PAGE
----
NPR reporter grills boss over sexual harassment allegations

The collision of a radio network’s management and a radio network’s newsroom was heard nationwide on Wednesday when NPR CEO Jarl Mohn was grilled by one of his network’s reporters — Mary Louise Kelly — on why NPR fired its head of news only after the Washington Post blew the whistle on Michael Oreskes’ behavior 20 years ago at the New York Times, when he accosted two women in separate incidents.

It was an unusual, and likely uncomfortable, few minutes as Kelly interrogated her boss. It was unusual for the CEO of an organization to be willing to be grilled so publicly.

Mohn answered the main question that’s circulated since the Washington Post, and then NPR’s media correspondent, David Folkenflik, revealed Oreskes’ behavior towards women at the Times: What difference does it make to NPR that an employee behaved inappropriately while working for another organization?

The short answer was that it didn’t matter.

“The important distinction is, first, that did not happen at NPR,” Mohn said. “Had that happened at NPR, we’d have had a different reaction to it. We wanted to make sure that did not happen here. I’m not aware of anything that bears any resemblance to issues that occurred at the New York Times.”

Mohn acknowledged that a female staffer at NPR complained about an uncomfortable conversation between her and Oreskes not long after he was hired by NPR.

“That was an internal situation that happened here,” he told Kelly. “It was a terrible situation. We confronted him about it and put him on notice that this could not occur.”

It was a year later that Mohn says he learned of one of the incidents at the Times.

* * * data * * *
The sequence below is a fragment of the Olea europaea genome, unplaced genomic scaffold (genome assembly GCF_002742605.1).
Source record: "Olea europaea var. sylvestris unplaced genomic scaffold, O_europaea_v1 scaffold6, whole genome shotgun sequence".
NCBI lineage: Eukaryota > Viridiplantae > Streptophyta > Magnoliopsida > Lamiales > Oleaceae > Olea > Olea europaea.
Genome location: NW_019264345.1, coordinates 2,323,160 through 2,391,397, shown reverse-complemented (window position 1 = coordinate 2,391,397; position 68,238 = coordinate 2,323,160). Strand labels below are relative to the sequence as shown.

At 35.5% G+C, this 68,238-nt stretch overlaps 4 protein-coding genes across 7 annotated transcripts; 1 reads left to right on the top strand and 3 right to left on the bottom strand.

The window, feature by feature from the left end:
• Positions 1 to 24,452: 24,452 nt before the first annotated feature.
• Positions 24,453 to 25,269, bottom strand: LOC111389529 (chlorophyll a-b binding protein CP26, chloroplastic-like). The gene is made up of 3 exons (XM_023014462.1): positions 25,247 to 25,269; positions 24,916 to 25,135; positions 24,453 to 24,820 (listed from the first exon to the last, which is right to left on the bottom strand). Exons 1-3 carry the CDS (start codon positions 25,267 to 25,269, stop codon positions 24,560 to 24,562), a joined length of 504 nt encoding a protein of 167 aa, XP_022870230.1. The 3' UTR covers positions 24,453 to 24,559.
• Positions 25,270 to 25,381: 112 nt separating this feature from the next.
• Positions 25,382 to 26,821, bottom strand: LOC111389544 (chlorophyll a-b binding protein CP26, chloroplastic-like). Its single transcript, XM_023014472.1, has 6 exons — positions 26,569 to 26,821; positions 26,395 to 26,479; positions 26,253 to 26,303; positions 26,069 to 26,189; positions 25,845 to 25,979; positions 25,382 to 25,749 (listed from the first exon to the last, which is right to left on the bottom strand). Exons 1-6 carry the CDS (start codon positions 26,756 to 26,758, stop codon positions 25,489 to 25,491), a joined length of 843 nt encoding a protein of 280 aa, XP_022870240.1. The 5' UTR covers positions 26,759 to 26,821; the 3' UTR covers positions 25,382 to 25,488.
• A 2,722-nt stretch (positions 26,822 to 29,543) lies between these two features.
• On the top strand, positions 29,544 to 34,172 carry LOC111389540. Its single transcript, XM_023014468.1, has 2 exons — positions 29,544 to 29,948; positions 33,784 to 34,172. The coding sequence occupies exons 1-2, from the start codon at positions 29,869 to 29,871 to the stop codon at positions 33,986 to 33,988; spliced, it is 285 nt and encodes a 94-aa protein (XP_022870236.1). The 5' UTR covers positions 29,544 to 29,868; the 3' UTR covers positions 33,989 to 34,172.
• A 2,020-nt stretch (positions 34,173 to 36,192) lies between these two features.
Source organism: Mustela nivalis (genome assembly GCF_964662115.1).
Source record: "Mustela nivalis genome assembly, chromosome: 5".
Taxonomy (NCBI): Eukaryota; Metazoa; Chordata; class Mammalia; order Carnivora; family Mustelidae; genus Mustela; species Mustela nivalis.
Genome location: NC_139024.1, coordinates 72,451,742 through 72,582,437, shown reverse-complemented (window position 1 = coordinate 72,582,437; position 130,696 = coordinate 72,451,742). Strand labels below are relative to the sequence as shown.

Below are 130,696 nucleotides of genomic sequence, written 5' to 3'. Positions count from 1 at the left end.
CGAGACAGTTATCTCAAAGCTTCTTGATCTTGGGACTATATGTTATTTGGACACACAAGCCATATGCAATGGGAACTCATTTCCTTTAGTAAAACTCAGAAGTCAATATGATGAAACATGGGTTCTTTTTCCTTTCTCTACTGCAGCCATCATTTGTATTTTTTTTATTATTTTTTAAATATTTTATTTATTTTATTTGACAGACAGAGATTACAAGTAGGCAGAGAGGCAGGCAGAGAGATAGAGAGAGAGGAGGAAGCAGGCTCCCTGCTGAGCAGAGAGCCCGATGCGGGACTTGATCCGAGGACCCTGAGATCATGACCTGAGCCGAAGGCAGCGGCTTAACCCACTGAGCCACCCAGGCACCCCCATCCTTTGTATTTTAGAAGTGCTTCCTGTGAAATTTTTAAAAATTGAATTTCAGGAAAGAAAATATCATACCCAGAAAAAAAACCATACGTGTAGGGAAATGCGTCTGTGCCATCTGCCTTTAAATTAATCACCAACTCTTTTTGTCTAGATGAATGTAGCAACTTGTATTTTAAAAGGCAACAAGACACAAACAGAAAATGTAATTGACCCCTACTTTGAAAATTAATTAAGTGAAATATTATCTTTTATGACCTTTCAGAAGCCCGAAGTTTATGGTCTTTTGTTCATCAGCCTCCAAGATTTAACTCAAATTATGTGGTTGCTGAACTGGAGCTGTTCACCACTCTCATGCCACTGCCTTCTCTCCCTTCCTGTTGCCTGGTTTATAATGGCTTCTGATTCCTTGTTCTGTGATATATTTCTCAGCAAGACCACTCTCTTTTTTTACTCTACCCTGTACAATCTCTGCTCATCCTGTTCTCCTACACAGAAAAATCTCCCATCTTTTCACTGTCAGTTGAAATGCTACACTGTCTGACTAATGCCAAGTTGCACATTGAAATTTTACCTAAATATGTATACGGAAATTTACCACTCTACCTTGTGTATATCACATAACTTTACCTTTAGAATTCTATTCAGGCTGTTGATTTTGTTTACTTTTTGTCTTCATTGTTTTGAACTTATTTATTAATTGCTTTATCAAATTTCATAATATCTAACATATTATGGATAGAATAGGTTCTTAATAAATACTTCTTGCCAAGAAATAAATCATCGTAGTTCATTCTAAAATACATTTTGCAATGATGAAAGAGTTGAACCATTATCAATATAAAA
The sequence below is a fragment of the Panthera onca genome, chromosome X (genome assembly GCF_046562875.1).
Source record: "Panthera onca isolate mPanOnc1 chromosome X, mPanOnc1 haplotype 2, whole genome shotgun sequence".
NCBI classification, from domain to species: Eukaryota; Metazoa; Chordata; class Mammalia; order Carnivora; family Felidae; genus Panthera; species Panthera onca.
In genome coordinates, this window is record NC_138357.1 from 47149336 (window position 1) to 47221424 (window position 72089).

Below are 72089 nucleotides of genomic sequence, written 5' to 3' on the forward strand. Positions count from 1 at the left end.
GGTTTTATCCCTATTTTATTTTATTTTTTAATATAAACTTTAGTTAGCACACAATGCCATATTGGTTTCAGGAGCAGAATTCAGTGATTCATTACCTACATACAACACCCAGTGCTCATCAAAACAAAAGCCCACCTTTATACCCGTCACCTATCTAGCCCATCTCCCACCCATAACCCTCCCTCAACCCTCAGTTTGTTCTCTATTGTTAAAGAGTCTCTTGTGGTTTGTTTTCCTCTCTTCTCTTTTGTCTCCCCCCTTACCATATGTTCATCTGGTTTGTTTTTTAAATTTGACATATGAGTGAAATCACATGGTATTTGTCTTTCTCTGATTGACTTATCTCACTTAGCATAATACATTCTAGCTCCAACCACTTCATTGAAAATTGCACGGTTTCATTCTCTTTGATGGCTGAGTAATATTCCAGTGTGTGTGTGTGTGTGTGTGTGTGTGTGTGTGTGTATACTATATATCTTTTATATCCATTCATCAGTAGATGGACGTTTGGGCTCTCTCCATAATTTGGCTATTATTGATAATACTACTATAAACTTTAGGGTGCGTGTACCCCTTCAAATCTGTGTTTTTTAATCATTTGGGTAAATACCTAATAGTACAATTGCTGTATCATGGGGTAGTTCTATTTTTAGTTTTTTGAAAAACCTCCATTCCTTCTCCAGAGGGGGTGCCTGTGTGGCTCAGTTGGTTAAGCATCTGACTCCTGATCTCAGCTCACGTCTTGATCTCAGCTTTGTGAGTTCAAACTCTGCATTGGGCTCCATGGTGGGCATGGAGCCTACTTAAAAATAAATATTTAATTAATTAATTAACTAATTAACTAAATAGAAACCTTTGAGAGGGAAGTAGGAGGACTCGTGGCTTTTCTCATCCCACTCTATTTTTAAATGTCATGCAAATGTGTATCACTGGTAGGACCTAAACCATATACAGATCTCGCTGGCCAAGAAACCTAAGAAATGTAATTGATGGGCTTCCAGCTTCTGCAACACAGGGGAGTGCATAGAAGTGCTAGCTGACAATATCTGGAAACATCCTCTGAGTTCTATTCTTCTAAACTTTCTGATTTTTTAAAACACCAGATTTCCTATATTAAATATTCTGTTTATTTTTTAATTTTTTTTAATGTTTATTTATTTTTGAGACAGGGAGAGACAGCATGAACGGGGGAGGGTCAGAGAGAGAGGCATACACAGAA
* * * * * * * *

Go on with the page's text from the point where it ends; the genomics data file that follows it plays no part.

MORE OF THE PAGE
“If that is the sequence, and you knew of the multiple allegations, did it cross your mind that leaving him in would put other colleagues at risk?” Kelly asked.

“My understanding is that (NPR) employee felt we satisfactorily addressed the issue…” he responded.

“But that issue you knew about when the second allegation came in,” Kelly interjected.

“When the second woman’s story (at the New York Times) surfaced, there had been rumors circulating around the building here about his behavior. We can’t act on that. We have to act on facts,” he said.

Mohn said it was only via Folkenflik’s reporting on Tuesday evening that he learned that five other women have come forward with stories against Oreskes.

An astute listener could see where Kelly was heading. She was about to ask why it took the Washington Post story on Tuesday to propel NPR to fire Oreskes, when it knew about at least one of the allegations a year ago?

But instead, Kelly veered into a more internal direction for a newsroom concern.

“We’re a news organization, why are we getting scooped by the Washington Post?” she asked, following up with why she had to learn Mohn had fired Oreskes from an Associated Press tweet?

It was a momentary diversion before she returned to the more important question.

“You can’t act on rumors and gossip,” she said to Mohn. “But weren’t you concerned about creating a toxic environment [for women]? Should that not prompt action?”

“Informally we were asking questions,” he said. “Clearly we didn’t do everything we could. But to suggest we were not acting appropriately, or doing nothing, is false.”

In a quick prosecuting-attorney style, Kelly turned to a revelation: That there are more employees at NPR with stories to tell about Oreskes.

“On the range of Harvey Weinstein on one extreme and the other internal [NPR] issue that the complaint you referred to earlier, [the new complaint] was clearly in that range [of uncomfortable conversation].”

There are, of course, unresolved questions. Would NPR have fired Oreskes if another NPR staffer hadn’t stepped forward since the Washington Post story came out? And would NPR have fired Oreskes if the Washington Post story had not come out? And, finally, if the Washington Post was able to find two women with a story to tell about the character of NPR’s top news manager, why didn’t NPR?

  • eat_swim_read

    Most news orgs – and movie studios etc. – do not enjoy tax-free status, nor cash taxpayer-funded checks for millions of dollars.
    Catching NPR trying to hide its $250k/yr. news honcho’s abuse is alarming.
    Women should stop sending in donations, now. And contact NPR sponsors, listed in the about section of the NPR web site.
    Slam those wallets shut, ladies. Let Jarl spin it – walk away.

    • NPR is not listener supported. Stations are and pay for NPR programming.

      People support NPR because, unlike, say, Fox, it has real journalists working for it,cquestionig management willing to be questioned.

      • eat_swim_read